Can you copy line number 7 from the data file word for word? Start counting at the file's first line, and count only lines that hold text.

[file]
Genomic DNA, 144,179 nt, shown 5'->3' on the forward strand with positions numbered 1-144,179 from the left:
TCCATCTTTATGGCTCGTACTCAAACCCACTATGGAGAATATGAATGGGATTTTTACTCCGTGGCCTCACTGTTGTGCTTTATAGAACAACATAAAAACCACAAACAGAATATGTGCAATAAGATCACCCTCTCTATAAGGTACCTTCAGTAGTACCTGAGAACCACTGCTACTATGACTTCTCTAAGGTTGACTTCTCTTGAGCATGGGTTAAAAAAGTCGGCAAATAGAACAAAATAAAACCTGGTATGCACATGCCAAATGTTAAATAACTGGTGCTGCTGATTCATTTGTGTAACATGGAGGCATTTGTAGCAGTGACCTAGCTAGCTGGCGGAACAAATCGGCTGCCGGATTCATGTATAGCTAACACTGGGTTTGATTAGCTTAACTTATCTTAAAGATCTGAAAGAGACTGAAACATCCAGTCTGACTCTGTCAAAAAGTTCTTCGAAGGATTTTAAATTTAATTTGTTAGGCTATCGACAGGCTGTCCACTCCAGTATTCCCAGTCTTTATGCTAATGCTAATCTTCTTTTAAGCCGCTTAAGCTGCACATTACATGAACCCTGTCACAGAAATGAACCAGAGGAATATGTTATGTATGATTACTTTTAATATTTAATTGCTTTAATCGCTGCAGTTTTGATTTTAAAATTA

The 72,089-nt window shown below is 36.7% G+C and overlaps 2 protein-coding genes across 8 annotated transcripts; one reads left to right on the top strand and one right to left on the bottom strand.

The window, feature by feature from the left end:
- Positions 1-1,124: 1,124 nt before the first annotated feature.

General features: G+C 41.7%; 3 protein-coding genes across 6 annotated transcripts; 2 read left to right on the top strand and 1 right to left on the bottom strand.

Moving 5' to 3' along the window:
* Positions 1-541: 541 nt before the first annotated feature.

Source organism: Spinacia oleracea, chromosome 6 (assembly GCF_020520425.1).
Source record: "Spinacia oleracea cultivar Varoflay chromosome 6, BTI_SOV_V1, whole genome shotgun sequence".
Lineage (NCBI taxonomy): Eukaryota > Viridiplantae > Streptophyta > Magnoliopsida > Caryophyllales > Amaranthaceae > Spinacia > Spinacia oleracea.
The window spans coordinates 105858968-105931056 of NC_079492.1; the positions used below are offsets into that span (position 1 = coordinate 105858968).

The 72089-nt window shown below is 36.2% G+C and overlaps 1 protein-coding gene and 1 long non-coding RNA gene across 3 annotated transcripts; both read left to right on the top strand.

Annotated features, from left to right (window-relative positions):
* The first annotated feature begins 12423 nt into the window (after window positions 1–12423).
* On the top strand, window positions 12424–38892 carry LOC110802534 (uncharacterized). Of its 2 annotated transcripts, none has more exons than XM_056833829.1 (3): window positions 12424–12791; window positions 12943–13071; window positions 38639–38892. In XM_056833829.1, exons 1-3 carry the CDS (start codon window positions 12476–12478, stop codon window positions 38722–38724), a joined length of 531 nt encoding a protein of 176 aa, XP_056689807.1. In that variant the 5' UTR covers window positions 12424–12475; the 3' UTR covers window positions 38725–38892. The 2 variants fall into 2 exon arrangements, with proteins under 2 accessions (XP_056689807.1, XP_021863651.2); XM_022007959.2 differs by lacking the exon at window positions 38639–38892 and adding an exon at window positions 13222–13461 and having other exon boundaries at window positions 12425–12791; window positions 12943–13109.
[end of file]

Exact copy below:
Moving 5' to 3' along the window: